5.0 out of 5 stars Overused but accurate superlative: awesome!, 22 May 2008
By 
Duncan (Nottingham, England) - See all my reviews
This review is from: Transatlanticism (Audio CD)
Bought this soon after its release, on recommendation. Must have listened to it in the five years since more than any other album I own. Melody, pace, lyics, everything works perfectly. Still their best album IMHO.
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7 of 7 people found the following review helpful
5.0 out of 5 stars Where have you been all my life, 8 Jan 2006
By 
This review is from: Transatlanticism (Audio CD)
I hadnt really heard of Death Cab For Cutie ubtil a couple of months ago and thought they were good but was not sure if they were good enough for me to buy an album of theirs.
Then a couple of days ago i borught this ablum and have not stopped listening to it since then. It is one of those albums that is so mellow and fun to listen to. My favourite song if i had to pick one would be title and registration but be fair all of the songs are brillant. I think i might have to buy more albums of theirs at some point.
I would totally recomend if like people like snow patrol and elliott smith.
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16 of 17 people found the following review helpful
5.0 out of 5 stars Give it time..., 20 May 2008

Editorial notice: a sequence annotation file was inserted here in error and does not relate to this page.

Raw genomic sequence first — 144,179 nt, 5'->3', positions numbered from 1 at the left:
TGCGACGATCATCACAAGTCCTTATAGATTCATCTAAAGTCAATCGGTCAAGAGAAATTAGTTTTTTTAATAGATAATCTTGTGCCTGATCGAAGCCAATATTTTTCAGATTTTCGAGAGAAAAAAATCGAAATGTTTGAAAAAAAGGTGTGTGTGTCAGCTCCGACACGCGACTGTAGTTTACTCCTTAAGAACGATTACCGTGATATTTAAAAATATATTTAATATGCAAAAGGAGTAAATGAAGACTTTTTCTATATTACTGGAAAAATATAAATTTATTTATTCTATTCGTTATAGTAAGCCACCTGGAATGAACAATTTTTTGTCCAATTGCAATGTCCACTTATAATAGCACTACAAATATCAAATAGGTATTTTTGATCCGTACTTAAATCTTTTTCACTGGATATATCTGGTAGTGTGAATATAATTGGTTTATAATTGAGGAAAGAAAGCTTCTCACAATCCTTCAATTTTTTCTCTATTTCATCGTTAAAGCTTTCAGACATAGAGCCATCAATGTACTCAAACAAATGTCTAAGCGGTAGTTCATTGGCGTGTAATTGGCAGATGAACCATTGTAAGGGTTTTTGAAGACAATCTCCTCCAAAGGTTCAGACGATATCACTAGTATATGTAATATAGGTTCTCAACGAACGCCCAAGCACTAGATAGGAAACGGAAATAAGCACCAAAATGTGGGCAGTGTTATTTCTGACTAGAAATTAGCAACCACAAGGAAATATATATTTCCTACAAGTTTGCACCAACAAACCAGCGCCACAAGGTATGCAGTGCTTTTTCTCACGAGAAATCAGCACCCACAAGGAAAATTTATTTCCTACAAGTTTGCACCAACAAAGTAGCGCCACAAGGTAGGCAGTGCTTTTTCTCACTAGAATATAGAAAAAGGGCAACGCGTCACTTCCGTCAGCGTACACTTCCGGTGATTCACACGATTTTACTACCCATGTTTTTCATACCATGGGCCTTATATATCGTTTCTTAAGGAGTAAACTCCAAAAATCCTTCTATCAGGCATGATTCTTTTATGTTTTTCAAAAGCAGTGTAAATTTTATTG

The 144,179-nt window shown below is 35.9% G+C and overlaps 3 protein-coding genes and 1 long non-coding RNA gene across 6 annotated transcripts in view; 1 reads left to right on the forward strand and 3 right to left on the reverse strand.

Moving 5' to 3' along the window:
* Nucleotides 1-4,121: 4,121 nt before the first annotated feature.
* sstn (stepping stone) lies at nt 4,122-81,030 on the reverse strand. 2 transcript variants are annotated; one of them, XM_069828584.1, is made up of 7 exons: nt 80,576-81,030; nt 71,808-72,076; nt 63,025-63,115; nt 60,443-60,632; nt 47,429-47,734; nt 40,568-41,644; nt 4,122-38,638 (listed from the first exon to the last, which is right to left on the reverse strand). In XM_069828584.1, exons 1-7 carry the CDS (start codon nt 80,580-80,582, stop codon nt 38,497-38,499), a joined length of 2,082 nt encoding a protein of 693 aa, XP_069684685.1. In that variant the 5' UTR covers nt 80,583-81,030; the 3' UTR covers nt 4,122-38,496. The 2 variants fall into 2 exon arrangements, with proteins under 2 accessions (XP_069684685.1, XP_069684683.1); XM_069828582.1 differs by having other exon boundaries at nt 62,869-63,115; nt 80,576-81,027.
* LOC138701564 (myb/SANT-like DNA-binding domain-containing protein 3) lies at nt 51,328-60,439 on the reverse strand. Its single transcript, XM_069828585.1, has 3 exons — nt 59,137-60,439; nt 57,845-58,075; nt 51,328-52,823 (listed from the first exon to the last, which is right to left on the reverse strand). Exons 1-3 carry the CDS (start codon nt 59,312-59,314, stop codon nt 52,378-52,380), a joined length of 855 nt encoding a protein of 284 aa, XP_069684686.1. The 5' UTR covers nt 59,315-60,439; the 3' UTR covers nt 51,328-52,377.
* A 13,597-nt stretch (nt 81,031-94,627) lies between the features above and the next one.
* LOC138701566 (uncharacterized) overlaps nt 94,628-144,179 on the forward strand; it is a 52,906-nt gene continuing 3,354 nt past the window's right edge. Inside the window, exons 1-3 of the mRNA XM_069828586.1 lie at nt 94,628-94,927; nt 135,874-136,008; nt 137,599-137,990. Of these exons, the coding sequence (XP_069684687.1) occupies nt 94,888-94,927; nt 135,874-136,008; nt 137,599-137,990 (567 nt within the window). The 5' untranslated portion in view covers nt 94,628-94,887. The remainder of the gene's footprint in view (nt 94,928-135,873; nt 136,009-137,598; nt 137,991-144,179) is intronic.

This review is from: Transatlanticism (Audio CD)
I was amazed that there hadn't been a review of this album yet, especially with Death Cab's relative popularity at the moment, so I thought I'd give it a go.

I bought this album after loving Plans, and upon the first few listens I just thought it was like the band said, "if Transatlanticism is the inhale, Plans is the exhale" - This album just seemed to me to be an inferior version of Plans just with some heavier guitar chucked in for good measure. As I gave the album more and more listens I realised that it had another dimension to it. There are songs on this album that just suddenly hit you with their greatness, 'We Looked Like Giants' a prime example.

Ben Gibbard's beautifully clear lyrics are in abundance here, and there are a number of heartwarming and heartbreaking songs on offer here - Tiny Vessels ("she was beautiful, but she didn't mean a thing to me"), the epic, narrowly optimistic title track - ("I need you so much closer now") and the excellent closer A Lack Of Color - ("And when I see you, I really see you upside down. But my brain knows better, it picks you up and turns you round")

I think that the truly good thing about this album is the way that it surprises you with each listen, you'll be settled into a song and it'll suddenly move in another direction. All in all, this is a catchy, tender, thoughtful, and epic piece of work from a fine band.

I can't comment on any of their early albums, but I'd also recommend Plans, another excellent album.
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4 of 4 people found the following review helpful
5.0 out of 5 stars Initially Beguiling, Ultimately Fulfilling, 30 Mar 2007
By 
Mr. P. A. Brown "tgghpg1" (Cheltenham, England) - See all my reviews